Money will also be shifted to the DOT to open additional grant programs with other ports around the country. They hope making the grant application process more flexible will provide additional funding opportunities and spur a larger uptake of the grant applications. The federal government wants to re-allocate unused grant money so that ports have the funding and flexibility to address problems directly related to supply chain problems.

With the passage of the infrastructure bill and moves by the Biden administration, some expected $17 billion is expected to be spent upgrading ports and waterways in the coming five years. And with the coastal ports not being the only place where containers are backlogged, investment in the entire system is long overdue.

The Governor’s Office Tries to Address Port Problems

Southern California trucking groups say the situation at the ports is caused by long-term problems, not only by the current crush of imports to meet soaring consumer demand. And now, California’s governor has made moves to try and address the issue. Whether these efforts will succeed, or fail, is still an open question, but don’t expect the debate to end any time soon.

Governor Newsom has since issued an executive order trying to address port backlog problems. The text of the order states that state agencies shall work to identify state-owned properties and other locations that could be used as short-term storage spaces for containers once goods are unloaded from ships. It also orders the California state DOT to identify priority freight routes. Finally, they are looking at a temporary exemption to current gross vehicle limits so that trucks can haul additional containers.

Finally, California’s executive branch aims to create educational and training programs for port workers and others within the supply chain. Their hope is to create a pipeline of workers and consultants who can address port and supply chain problems with innovative solutions.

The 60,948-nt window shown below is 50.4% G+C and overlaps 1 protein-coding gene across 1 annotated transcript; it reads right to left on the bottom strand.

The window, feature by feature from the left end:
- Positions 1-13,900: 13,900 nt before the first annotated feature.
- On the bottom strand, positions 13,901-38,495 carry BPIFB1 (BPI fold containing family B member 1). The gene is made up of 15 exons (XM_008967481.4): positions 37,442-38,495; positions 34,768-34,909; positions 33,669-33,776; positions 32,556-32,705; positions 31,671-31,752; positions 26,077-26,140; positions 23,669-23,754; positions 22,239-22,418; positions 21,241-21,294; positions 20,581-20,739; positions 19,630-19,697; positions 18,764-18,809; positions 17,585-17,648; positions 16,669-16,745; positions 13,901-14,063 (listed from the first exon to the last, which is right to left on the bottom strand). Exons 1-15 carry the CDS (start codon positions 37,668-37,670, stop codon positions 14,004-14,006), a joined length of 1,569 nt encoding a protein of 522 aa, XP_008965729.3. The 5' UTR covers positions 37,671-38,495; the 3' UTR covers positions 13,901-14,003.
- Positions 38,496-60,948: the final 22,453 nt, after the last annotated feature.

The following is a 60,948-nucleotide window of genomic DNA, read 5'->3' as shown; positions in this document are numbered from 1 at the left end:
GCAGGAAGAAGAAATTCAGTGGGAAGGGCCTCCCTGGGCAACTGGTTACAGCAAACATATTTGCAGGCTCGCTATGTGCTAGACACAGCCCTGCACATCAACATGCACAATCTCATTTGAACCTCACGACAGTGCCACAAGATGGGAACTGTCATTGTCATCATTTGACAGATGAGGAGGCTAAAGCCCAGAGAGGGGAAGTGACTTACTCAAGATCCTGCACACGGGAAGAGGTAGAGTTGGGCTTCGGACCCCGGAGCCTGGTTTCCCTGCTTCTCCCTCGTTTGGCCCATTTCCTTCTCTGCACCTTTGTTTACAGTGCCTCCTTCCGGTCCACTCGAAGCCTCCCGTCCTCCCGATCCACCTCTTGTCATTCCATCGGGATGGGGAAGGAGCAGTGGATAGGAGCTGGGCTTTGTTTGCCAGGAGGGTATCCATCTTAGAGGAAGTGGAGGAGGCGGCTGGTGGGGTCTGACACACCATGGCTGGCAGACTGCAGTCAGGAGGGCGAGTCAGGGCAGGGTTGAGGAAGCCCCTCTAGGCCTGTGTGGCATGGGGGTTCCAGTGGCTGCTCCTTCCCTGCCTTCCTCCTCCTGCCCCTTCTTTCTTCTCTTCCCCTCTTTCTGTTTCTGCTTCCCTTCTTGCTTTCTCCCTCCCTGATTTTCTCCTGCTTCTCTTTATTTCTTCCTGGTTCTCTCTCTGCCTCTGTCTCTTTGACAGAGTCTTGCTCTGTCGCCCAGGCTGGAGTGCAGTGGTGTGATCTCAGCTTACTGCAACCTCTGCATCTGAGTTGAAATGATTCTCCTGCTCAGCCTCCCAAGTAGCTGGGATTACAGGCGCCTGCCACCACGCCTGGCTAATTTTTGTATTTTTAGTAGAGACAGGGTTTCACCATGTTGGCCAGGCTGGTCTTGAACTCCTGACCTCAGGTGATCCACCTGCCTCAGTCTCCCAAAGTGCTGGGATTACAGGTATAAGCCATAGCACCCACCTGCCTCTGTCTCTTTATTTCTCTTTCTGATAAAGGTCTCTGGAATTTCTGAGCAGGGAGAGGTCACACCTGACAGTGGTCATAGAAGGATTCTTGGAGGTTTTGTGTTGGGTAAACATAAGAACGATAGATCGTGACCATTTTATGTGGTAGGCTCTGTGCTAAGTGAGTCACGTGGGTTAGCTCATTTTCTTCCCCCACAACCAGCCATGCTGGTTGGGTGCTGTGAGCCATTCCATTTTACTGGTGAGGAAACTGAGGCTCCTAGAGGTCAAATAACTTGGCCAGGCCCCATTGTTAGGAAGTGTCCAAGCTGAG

The order directs California’s Labor and Workforce Development Agency to use “existing resources to identify potential high road training partnerships to increase education, career technical education, job training, and workforce development opportunities for port workers and other workers across the supply chain.”

California Advocacy Organizations Support the Governor’s Efforts

The Governor’s executive order also directs the California Department of Finance to work with state agencies to develop longer-term solutions that support port operations and the smooth movement of freight. California is also expected to spend a lot more money next year on port and transportation infrastructure improvements and electrification. Money will even be put into workforce development programs.

Normally at odds with the Governor’s mansion, the California Trucking Association has commended the Newson administration for focusing on freeing up state land to store empty containers. Equipment providers are also receiving incentives from local governments to get empty containers off chassis. How long it will take for these changes to show impact remains to be seen.

In a released statement, the CTA said:

“There is much more work to be done to address the effects of this global crisis, including mitigating the enormous costs congestion has placed on truckers and California importers and exporters, adding regulatory flexibility to account for manufacturing and parts shortages, and the disastrous impact enforcing AB5 would have if CTA’s petition to the U.S. Supreme Court is denied right before Christmas.”

AB5 is a law that basically makes it impossible to operate in California using the traditional owner-operator model.

Meanwhile, efforts at the federal level continue. In August, the Biden administration named DOT Deputy Secretary John Porcari as “port czar.” Porcari will work with Transportation Secretary Pete Buttigieg and Vice President Kamala Harris on a supply chain disruption task force. Some reports even state that the White House has considered using the National Guard to help unload cargo and drive trucks, though it is not likely this idea will ever come to fruition.

The crush of goods coming into the port is due to pent-up demand following the pandemic, and no matter what measures are put into place, most believe the supply-chain challenges will last well into 2022.